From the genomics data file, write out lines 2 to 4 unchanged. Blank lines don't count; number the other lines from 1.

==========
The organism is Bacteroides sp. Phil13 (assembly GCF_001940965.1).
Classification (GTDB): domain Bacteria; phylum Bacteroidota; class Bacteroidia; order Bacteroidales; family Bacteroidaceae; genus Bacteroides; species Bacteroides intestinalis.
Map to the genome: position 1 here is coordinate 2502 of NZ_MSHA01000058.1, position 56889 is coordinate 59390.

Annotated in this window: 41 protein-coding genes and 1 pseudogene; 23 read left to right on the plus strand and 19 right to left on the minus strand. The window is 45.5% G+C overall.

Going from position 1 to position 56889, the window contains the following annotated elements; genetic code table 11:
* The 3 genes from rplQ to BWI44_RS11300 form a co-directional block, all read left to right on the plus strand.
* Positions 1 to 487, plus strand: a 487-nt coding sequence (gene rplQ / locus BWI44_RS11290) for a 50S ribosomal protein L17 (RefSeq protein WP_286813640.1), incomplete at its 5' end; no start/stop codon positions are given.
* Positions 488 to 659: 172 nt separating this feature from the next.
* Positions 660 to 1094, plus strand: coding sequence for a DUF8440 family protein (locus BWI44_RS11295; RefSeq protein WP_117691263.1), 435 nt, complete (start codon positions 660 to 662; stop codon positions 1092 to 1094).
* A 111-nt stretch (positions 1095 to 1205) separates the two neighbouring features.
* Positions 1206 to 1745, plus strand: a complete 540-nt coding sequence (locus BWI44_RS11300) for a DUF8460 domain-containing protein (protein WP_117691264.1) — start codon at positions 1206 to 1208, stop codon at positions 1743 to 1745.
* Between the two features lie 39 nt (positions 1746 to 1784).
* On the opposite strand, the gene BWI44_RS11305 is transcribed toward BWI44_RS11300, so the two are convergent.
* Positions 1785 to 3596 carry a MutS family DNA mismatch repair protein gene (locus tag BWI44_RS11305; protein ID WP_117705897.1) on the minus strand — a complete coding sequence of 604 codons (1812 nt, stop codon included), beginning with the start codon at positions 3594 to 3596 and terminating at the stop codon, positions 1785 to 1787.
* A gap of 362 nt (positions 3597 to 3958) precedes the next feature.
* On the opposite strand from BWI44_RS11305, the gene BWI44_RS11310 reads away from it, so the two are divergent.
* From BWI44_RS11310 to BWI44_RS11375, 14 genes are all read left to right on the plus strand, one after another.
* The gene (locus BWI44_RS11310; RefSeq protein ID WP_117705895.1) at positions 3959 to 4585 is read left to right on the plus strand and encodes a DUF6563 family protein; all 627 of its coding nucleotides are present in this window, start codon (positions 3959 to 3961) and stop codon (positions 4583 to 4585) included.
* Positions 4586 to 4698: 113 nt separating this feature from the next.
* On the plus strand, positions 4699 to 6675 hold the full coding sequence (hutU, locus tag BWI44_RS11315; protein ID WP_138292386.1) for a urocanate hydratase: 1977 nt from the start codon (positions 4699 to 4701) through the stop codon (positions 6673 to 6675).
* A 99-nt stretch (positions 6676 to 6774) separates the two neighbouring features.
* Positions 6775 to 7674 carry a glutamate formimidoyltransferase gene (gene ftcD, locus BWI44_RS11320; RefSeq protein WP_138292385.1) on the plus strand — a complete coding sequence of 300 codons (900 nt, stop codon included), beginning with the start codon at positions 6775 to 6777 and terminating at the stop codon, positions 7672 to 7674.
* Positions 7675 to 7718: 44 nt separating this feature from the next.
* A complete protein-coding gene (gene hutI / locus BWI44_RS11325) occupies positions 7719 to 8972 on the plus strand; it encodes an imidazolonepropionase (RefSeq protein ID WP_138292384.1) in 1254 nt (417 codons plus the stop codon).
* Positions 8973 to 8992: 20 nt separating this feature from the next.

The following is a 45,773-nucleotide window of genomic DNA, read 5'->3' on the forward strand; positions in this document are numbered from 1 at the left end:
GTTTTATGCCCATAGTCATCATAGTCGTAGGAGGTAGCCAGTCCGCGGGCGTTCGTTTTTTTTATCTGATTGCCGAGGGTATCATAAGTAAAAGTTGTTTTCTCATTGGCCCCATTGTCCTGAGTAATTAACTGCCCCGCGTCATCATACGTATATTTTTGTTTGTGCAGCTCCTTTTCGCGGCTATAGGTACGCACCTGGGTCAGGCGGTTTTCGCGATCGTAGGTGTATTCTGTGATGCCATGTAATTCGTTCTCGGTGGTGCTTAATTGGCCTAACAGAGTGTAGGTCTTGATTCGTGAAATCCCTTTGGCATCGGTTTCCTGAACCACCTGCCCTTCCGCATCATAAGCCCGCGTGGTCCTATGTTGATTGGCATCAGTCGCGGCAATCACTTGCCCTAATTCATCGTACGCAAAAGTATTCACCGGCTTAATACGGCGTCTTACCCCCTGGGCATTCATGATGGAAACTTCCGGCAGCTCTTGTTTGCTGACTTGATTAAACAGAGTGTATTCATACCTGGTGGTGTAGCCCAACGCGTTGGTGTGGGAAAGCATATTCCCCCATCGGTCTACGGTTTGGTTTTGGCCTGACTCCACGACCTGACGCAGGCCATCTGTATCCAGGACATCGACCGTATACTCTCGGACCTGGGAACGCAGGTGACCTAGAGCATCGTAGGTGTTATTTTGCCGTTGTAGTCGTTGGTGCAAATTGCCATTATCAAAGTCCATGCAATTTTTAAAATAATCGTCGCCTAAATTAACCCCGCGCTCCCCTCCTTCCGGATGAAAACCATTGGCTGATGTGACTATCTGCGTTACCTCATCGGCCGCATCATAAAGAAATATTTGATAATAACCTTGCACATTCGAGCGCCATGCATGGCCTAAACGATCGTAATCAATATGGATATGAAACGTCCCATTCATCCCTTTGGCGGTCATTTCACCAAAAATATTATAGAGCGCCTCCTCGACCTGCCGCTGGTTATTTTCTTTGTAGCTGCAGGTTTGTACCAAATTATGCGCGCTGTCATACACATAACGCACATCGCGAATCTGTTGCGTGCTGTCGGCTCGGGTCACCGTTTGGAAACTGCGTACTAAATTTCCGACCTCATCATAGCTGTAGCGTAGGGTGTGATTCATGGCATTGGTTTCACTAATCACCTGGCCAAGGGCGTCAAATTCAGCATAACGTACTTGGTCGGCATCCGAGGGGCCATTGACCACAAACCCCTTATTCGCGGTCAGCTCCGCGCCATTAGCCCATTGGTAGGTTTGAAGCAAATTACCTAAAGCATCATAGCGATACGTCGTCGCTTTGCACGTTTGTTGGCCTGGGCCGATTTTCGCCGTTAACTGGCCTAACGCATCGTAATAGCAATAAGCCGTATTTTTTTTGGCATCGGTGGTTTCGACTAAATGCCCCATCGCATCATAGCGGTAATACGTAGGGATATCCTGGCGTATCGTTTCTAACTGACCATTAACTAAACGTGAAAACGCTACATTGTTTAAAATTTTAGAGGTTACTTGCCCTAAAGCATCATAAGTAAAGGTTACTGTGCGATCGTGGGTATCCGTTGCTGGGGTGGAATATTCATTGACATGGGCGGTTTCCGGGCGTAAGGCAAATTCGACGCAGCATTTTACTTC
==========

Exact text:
Classification (GTDB): domain Bacteria; phylum Bacteroidota; class Bacteroidia; order Bacteroidales; family Bacteroidaceae; genus Bacteroides; species Bacteroides intestinalis.
Map to the genome: position 1 here is coordinate 2502 of NZ_MSHA01000058.1, position 56889 is coordinate 59390.

Annotated in this window: 41 protein-coding genes and 1 pseudogene; 23 read left to right on the plus strand and 19 right to left on the minus strand. The window is 45.5% G+C overall.